What F-Stop Should I Use?
This is one of the most asked questions and is the hardest to answer.
Because each subject should be treated differently and it also depends on how you want your photo to look.
How does it change the look of your photo?
F-stop or aperture changes the way your photo looks because it changes the Depth of Field (how much is in focus either side of your subject)
Some Rules of Thumb
Flat Surfaces - any f-stop will do as the flat surface has no depth.
Landscapes - usually a high f- stop (large Depth of Field) to give lots in focus.
Portrait - usually a low f - stop like f5.6 to give some blurring of the background, isolating the subject
Group Portrait - Medium DoF, f 5.6 - f11. This allows people in a 2nd or 3rd row to still be in focus and some of the background. The background in these situations is more important to give some context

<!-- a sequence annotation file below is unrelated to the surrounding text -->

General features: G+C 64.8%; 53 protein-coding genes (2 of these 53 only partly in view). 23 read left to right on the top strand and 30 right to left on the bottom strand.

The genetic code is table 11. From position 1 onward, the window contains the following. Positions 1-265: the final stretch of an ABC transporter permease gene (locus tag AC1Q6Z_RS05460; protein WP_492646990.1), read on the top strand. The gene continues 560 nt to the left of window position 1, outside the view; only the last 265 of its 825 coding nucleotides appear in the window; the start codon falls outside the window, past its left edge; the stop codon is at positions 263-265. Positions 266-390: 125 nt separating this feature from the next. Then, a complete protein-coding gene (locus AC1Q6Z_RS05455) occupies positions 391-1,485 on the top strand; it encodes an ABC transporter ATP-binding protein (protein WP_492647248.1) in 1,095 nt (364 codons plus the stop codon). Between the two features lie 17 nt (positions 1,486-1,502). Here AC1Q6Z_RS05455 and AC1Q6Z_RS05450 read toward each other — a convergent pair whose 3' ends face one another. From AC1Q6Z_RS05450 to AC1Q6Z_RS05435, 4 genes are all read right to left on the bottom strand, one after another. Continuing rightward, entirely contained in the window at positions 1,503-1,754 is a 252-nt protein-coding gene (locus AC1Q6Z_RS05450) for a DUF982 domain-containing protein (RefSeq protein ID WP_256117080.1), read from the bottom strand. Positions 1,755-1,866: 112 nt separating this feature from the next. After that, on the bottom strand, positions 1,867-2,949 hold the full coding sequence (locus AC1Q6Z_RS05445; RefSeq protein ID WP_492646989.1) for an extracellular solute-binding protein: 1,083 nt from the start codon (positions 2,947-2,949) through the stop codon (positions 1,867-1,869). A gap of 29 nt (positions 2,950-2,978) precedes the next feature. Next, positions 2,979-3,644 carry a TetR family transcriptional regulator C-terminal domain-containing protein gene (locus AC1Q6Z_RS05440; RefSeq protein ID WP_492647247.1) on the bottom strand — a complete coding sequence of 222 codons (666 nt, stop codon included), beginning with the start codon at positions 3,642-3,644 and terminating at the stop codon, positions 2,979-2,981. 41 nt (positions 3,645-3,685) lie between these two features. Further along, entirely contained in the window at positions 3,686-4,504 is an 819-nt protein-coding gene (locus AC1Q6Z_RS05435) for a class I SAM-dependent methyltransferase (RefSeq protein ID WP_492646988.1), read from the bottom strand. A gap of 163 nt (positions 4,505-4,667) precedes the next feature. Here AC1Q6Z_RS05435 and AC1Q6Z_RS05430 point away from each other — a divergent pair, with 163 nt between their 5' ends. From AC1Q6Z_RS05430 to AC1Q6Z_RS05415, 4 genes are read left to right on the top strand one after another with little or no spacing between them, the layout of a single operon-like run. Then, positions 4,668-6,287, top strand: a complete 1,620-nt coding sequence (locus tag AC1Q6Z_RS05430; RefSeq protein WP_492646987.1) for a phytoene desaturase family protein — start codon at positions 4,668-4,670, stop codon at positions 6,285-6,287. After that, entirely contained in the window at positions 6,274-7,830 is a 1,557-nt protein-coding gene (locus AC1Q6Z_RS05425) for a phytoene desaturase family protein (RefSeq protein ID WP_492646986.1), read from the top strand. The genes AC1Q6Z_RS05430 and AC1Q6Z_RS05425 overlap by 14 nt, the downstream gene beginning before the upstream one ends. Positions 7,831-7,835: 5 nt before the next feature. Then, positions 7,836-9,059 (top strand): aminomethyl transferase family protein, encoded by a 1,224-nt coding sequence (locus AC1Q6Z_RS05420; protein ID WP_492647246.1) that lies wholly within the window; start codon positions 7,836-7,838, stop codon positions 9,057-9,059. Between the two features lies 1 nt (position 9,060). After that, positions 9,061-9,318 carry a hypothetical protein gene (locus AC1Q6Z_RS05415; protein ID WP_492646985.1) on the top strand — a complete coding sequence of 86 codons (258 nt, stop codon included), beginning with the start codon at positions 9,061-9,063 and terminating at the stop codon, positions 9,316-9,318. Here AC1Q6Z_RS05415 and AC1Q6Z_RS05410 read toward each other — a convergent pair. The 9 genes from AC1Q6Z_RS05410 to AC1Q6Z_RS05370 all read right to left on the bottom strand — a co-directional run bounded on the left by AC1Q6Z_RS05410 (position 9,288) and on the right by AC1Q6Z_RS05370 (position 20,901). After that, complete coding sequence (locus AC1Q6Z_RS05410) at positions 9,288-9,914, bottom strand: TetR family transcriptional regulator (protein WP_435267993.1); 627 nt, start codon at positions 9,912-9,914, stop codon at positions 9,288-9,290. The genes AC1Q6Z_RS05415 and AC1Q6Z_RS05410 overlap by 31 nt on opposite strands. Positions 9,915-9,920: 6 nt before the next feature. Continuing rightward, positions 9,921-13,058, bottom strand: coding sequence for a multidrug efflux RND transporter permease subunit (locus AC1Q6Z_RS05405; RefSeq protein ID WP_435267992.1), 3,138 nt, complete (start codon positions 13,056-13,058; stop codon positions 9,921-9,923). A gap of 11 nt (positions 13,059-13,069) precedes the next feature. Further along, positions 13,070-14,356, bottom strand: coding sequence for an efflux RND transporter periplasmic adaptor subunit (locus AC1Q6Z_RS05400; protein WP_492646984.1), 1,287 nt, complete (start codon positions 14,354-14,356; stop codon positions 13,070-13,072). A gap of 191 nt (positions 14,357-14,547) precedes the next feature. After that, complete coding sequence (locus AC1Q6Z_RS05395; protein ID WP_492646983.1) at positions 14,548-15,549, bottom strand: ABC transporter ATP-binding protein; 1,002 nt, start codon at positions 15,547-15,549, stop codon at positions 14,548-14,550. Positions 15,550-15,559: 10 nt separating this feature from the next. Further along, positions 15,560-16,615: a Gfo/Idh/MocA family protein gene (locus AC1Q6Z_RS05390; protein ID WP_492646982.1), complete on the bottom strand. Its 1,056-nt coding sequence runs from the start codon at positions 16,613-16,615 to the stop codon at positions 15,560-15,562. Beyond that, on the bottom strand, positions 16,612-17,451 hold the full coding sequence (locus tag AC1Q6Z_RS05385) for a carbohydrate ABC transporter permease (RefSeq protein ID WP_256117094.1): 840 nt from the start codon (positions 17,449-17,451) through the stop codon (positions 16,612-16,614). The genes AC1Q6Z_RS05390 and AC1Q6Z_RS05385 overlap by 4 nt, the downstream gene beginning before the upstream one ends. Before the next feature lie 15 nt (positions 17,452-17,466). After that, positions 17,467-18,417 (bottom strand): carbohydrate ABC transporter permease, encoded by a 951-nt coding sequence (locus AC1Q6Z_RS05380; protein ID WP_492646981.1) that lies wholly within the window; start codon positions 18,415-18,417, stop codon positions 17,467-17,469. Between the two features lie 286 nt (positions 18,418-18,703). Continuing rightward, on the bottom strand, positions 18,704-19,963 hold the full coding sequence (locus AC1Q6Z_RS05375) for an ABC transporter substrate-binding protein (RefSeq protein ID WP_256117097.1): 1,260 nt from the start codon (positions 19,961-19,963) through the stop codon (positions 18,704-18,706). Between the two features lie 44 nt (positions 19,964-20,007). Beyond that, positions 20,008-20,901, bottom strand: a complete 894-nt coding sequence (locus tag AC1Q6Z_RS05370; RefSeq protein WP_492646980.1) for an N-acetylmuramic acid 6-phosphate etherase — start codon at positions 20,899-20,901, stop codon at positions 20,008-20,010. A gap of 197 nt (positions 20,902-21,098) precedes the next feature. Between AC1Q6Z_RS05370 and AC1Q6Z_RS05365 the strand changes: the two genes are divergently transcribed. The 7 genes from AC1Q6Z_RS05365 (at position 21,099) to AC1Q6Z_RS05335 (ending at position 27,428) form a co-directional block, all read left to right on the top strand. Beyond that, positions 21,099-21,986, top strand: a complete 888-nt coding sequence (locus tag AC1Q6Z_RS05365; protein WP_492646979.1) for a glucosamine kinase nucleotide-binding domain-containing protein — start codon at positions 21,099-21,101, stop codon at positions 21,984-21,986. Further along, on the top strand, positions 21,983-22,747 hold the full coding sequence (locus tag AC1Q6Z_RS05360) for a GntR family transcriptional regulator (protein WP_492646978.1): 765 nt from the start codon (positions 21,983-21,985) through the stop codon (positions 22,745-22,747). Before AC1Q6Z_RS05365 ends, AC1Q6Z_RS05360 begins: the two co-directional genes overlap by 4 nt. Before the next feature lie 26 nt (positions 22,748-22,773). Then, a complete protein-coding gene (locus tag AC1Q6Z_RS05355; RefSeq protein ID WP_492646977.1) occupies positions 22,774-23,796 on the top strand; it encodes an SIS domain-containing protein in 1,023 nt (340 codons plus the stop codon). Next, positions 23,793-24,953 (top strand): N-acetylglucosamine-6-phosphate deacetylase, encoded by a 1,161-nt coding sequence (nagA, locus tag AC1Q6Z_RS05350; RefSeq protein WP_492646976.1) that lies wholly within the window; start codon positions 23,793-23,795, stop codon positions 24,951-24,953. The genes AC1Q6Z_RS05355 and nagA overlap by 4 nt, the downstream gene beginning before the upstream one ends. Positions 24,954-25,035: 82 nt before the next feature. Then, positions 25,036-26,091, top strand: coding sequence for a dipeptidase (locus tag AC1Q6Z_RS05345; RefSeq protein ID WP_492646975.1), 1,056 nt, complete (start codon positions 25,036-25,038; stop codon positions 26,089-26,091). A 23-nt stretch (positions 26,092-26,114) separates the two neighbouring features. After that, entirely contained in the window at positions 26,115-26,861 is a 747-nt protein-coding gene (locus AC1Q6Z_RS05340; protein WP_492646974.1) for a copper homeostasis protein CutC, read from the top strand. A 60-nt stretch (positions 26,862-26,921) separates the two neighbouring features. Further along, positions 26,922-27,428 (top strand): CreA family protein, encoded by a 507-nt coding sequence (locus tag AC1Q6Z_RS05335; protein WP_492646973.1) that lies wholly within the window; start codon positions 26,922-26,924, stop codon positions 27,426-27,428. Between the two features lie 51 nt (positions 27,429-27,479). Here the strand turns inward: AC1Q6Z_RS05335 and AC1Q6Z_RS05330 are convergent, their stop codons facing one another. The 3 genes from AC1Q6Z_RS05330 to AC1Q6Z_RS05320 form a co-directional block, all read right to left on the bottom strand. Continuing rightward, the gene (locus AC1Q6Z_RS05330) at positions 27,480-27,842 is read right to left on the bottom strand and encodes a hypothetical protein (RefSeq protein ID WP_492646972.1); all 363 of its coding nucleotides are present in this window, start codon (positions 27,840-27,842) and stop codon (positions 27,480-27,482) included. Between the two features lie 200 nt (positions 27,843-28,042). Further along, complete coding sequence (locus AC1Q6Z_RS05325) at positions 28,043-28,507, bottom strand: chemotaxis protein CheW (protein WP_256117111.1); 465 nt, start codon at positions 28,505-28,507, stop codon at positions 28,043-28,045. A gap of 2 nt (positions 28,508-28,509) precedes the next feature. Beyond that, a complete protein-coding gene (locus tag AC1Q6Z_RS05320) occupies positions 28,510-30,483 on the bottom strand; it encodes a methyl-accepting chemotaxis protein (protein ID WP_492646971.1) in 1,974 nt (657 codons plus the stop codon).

Single Portraits where the background is important and part of the story f 8 - 11
Animals - same as portraits
Flowers - for an Arty Look f 2.8 - 5.6. This will give a soft look with many parts out of focus, The closer you are, the more out of focus parts there will be.
Flowers - for a true to life look - f 8 - f16. This will make most of the flower in focus. To avoid the background dominating, have a large distance from the flower to the background if possible. Alternatively, have the flower in the sun and the background in the shade.
Insects and other small creatures - same as flowers
If in doubt
Start at f 8 (compact or bridge cameras f 5.6 or in the middle of the f-stop range). Take your photo, evaluate it, if you need more in focus use a larger f stop. If you want less in focus, use a smaller f stop